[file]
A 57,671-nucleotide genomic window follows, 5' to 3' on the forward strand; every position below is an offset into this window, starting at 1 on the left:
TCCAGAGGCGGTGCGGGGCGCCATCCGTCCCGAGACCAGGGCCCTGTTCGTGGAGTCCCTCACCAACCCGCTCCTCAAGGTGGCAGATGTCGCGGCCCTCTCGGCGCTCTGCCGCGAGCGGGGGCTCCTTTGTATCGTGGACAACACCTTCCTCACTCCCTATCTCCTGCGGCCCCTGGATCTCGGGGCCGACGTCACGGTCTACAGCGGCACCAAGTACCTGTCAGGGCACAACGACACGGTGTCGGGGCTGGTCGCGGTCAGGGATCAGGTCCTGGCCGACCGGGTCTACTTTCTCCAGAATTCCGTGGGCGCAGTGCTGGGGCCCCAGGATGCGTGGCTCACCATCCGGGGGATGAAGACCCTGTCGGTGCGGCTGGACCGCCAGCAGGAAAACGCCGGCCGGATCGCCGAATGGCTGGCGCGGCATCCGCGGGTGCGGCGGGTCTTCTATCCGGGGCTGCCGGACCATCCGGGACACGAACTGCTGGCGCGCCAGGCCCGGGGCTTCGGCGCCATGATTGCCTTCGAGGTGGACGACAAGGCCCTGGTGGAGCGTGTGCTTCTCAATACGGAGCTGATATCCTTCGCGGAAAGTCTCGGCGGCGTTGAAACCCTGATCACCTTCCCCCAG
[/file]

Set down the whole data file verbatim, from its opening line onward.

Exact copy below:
A 57,671-nucleotide genomic window follows, 5' to 3' on the forward strand; every position below is an offset into this window, starting at 1 on the left:
TCCAGAGGCGGTGCGGGGCGCCATCCGTCCCGAGACCAGGGCCCTGTTCGTGGAGTCCCTCACCAACCCGCTCCTCAAGGTGGCAGATGTCGCGGCCCTCTCGGCGCTCTGCCGCGAGCGGGGGCTCCTTTGTATCGTGGACAACACCTTCCTCACTCCCTATCTCCTGCGGCCCCTGGATCTCGGGGCCGACGTCACGGTCTACAGCGGCACCAAGTACCTGTCAGGGCACAACGACACGGTGTCGGGGCTGGTCGCGGTCAGGGATCAGGTCCTGGCCGACCGGGTCTACTTTCTCCAGAATTCCGTGGGCGCAGTGCTGGGGCCCCAGGATGCGTGGCTCACCATCCGGGGGATGAAGACCCTGTCGGTGCGGCTGGACCGCCAGCAGGAAAACGCCGGCCGGATCGCCGAATGGCTGGCGCGGCATCCGCGGGTGCGGCGGGTCTTCTATCCGGGGCTGCCGGACCATCCGGGACACGAACTGCTGGCGCGCCAGGCCCGGGGCTTCGGCGCCATGATTGCCTTCGAGGTGGACGACAAGGCCCTGGTGGAGCGTGTGCTTCTCAATACGGAGCTGATATCCTTCGCGGAAAGTCTCGGCGGCGTTGAAACCCTGATCACCTTCCCCCAG